Father’s Day Interview With Wes And Kyle Henderson of Angel’s Envy Bourbon
By Richard Thomas
One thing I’ve observed about the whiskey business is how many prominent figures may have started at the bottom, but entry to that bottom rung was secured by family connections. Indeed, whereas in other industries a family dynasty might be frowned upon, in whiskey they are seen as a romantic part of its history.
How these family tree whiskey stories get started can be seen at Louisville, Kentucky’s Angel’s Envy. The company is very much a father-to-son-to-grandson affair. That chain began with Brown-Forman man Lincoln Henderson, the bourbon industry legend who was instrumental in the development of Woodford Reserve and passed away in 2013. From there it links on to his son Wes and Wes’s son Kyle, both of whom told me about Angel’s Envy as a family business.
RT: Wes, you co-founded Angel’s Envy with your Dad, Bourbon Hall of Famer Lincoln Henderson. Can you tell me about the genesis of the port-finishing idea with you and your father?
WH: When I approached Dad about starting Angel’s Envy, it was important that we try something unique in the bourbon industry. I challenged Dad to think about special projects and things he worked on over the years and, the idea of secondary barrel finishes kept coming up in our discussions. While there had been a few attempts at secondary barrel finishes of bourbon’s over the years, we felt that not only could we create something extraordinary, but the timing was perfect. The port finish we felt was a great starting point. We had experimented with other finishes as well, and some of these will probably make it to market one day.
RT: When I first met Wes and Kevin Curtis, Angel’s Envy’s distillery manager, y’all described what you were doing as basically that Kevin was getting the copper up and running while Wes looked around for new and intersting barrels and developed what Angel’s Envy actually tastes like. When I read about the Bacardi buy-out, it sounded as if Wes was moving more towards a more ambassadorial role, and Kyle was stepping more into the finishing and “what does it taste like” role. So what is the division of labor with you two?
WH: Within that question is a pretty accurate description of how things are running at this time. I very much enjoy meeting our consumers, and also thrive on innovation, so the opportunity to do both of these things has really resonated with me and fits into our business objectives.
KH: We split time between field and warehouse. He spends a little more in the field and I spend a little more in the warehouse. I need my dad involved weekly with tasting on select barrels and dealing with the blend profile of the overall brand, as its important to both of us to work together on that. I spend some time in the field, even more so as the brand grows as one man can’t handle every event we have that we want a family member to be there for.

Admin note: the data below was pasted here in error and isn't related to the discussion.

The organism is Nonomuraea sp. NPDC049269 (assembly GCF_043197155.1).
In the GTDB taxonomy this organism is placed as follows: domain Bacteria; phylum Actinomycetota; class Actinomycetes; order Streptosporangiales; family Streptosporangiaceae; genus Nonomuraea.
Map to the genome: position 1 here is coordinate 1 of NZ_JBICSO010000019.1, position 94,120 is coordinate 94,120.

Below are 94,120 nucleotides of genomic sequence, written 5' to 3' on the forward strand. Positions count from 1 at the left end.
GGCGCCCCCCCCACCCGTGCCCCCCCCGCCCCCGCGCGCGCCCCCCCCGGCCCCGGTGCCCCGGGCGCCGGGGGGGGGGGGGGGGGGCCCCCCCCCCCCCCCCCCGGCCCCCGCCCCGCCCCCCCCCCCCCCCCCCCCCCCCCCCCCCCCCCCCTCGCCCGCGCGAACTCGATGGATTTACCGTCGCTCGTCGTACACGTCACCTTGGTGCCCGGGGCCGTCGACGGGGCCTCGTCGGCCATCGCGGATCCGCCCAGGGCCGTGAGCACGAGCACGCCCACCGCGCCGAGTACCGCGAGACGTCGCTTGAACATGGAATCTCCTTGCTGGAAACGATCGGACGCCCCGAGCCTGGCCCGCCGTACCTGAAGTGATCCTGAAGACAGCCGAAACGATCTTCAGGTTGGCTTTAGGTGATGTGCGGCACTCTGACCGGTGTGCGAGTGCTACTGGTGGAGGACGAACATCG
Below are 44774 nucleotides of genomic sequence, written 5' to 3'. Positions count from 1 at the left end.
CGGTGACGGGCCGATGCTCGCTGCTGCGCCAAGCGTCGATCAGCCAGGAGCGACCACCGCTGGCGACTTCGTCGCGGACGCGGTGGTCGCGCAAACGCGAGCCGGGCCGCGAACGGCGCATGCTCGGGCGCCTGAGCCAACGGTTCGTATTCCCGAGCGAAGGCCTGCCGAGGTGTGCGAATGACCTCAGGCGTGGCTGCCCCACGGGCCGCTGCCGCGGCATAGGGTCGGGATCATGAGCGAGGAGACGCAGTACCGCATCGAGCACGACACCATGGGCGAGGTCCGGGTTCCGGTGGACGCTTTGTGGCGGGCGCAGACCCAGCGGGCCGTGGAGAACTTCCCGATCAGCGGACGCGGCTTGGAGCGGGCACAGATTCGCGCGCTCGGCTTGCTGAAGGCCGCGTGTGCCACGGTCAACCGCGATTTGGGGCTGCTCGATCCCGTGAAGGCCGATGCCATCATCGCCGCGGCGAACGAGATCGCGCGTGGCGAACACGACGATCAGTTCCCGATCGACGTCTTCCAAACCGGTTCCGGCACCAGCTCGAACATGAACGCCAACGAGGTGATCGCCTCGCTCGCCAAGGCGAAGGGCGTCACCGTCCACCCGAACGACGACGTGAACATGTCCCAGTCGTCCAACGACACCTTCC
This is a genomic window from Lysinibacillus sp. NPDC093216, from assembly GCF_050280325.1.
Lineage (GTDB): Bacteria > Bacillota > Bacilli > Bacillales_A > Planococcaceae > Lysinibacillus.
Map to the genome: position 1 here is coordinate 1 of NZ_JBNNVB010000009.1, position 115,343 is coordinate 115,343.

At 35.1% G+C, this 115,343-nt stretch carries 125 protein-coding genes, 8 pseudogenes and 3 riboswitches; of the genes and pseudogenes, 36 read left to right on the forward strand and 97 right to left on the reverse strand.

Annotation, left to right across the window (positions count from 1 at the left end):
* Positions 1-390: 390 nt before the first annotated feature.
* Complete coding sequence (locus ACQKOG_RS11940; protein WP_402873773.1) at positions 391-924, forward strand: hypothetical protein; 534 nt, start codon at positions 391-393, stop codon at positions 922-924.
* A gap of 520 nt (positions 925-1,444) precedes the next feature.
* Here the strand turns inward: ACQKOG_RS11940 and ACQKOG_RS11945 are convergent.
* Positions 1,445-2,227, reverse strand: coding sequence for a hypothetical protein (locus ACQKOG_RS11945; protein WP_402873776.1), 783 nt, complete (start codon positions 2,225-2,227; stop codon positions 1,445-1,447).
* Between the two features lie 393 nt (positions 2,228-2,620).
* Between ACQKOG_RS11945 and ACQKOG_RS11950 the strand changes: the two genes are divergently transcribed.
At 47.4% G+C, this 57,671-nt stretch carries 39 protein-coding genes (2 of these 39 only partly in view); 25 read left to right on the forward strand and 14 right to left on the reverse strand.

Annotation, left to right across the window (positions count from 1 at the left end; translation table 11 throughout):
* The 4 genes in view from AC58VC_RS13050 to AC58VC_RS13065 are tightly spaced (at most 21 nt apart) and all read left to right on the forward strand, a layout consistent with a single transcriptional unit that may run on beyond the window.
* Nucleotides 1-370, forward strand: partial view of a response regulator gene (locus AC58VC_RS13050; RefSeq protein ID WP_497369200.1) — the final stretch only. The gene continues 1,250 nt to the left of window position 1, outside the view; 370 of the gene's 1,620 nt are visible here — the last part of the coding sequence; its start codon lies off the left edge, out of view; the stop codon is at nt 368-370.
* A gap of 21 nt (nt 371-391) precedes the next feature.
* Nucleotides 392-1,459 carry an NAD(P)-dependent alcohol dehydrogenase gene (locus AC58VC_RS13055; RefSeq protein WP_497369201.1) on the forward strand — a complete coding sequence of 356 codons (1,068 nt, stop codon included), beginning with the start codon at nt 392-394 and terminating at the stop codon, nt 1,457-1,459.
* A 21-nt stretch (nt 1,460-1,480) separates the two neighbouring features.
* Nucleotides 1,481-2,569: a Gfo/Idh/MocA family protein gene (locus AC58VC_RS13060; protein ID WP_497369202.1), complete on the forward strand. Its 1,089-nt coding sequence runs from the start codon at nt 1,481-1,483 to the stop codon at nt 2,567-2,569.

RT: The norm about families and business is that they often don’t make it into the second generation, due to family conflicts. Hotel and restaurant reality TV wouldn’t exist if it weren’t for that sort of thing. Three generations in and you folks are beating that curve. What’s your secret?
KH: We actually like each other! My dad didn’t try to force me into the industry in any way, I almost had to beg him to let me work with him. Had it been really pushed on me, I’m not sure I would be as happy with what I am doing.
WH: My father, Kyle and I have always worked well together. We always remained solid in spirit and our determination to create the best possible whiskeys together.
RT: When you broke ground on your downtown Louisville distillery site in 2013 and then it took more than a year for you to get started, the response in whiskey blogging circles was skeptical, to put it mildly. Now major construction is under way. How does it feel to be moving forward, and what is the ETA on getting your copper installed?
WH: Early 2016 seems to be our best guess to open the new facility, and it feels great. I understand the skepticism, but we had a brand to grow, in addition to laying the groundwork for a very complex and expensive distillery, and these things are all major undertakings.
RT: Kyle, you are the third generation of the Henderson family in the whiskey business. Do you think the Hendersons might have a future as a bourbon dynasty, like the Beam-Noes or the Russells?
KH: Sure, why not! We love what we do, and there are several of us involved on the production side now. In a big Family, in a big, and fun, business, with a big role in that business, I think it is fair to say that the Henderson family will be active for a very long time.
RT: I won’t ask the obvious question of what’s next in the Angel’s Envy line. Instead, I’ll simply ask if you’ve discovered any finishing wood you might want to try to do something with down the road. Some ex-sherry wood from Jerez, or perhaps some old Madeira barrels…?